A Lovely Way to Burn by Louise Welsh
Author: Louise Welsh
Publisher: John Murray
Copyright Year: 2014
Review By: Sue Turnbull
A Lovely Way to Burn is the first book in the Plague Times trilogy. A pandemic called ‘The Sweats’ is sweeping the globe. London is a city in crisis. Hospitals begin to fill with the dead and dying, but Stevie Flint is convinced that the sudden death of her boyfriend Dr Simon Sharkey was not from natural causes. As roads out of London become gridlocked with people fleeing infection, Stevie’s search for Simon’s killers takes her in the opposite directio
What if an MP, a hedge fund manager and a cleric opened fire on their neighbours, their fellow commuters and their congregation? What apocalyptic moment would these events portend? What if a virulent virus nicknamed the ‘sweats’ brought London and other capital cities to a halt, causing chaos in the streets and protracted ‘last drinks’ in the pubs? What difference would the unlikely death from natural causes of a respected children’s doctor make then?
This is the premise of A Lovely Way to Burn, Scottish writer Louise Welsh’s sixth excursion into the genre of crime and the first in a trilogy with the over-arching title of The Plague Times. Think P.D. James and The Children of Men. It’s not the first time a crime writer has crossed into the genre territory of speculative fiction.
It is, however, the first time that Welsh has introduced a protagonist who is both female and straight – although by the end of former journalist Stevie’s harrowing quest to find out how and why her doctor boyfriend Simon has been killed, she will have hacked off her hair and started wearing his suits. Welsh’s central characters usually experience a profound personal transformation.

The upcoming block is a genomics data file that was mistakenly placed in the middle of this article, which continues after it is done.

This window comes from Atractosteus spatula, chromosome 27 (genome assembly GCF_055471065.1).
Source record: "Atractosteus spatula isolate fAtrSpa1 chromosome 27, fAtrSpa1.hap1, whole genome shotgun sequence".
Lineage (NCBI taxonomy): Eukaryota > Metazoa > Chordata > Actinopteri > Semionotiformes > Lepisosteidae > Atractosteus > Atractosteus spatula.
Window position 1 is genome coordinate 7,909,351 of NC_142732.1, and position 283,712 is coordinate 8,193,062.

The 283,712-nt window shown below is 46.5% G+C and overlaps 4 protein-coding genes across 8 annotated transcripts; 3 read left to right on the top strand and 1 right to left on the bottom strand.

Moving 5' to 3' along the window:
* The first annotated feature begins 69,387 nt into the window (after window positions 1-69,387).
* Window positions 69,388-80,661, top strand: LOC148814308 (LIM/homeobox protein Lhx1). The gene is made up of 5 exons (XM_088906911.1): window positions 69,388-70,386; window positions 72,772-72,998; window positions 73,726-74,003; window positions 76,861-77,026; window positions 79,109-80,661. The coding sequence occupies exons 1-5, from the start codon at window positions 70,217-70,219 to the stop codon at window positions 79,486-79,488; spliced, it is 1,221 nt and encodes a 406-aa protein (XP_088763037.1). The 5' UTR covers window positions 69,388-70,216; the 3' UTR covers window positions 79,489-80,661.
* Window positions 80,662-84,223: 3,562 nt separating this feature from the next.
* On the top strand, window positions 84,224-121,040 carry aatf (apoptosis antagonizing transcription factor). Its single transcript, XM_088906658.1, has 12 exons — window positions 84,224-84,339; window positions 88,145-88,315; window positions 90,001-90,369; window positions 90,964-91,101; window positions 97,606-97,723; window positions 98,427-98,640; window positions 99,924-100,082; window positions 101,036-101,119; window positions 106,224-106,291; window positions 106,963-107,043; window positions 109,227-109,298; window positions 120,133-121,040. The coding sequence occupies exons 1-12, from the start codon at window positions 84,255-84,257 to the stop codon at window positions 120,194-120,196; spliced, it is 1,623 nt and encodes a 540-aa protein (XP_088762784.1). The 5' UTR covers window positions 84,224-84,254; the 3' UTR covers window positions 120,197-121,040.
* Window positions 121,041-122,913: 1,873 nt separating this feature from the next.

The bad haircut and the ill-fitting clothes are the disguise Stevie adopts in an attempt to erase her other identity as the attractive face of an all-night shopping show. The account of Stevie and her friend Joanie exchanging double entendres while flirting with the camera over a Dual Action Toaster at six in the morning is both wickedly funny and sad.
Stevie suspects Joanie is in revenge mode, casting her former policeman lover as a character in a fantasy toast-fuelled marriage. Sadder still is the fact that when Joanie succumbs to ‘the sweats’, it is her policeman ex who comes briefly to Stevie’s aid, the first of many oddball characters to do so.
For the most part, Stevie is on her own in trying to find how and why Simon died. Given everything else that is going on, no one seems to care except those eager to reclaim the incriminating laptop that he has hidden in her flat. We’re talking medical malpractice and big money here.
Case solved, the future looks bleak. Checking her rear-view mirror as she escapes London, Stevie observes: ‘It was still dark, but there was a glow on the horizon that might have been the city burning, or a promise of dawn’. It’s the ambivalent ‘or’ that intrigues and the shadow of a sequel. Welsh still has her edge.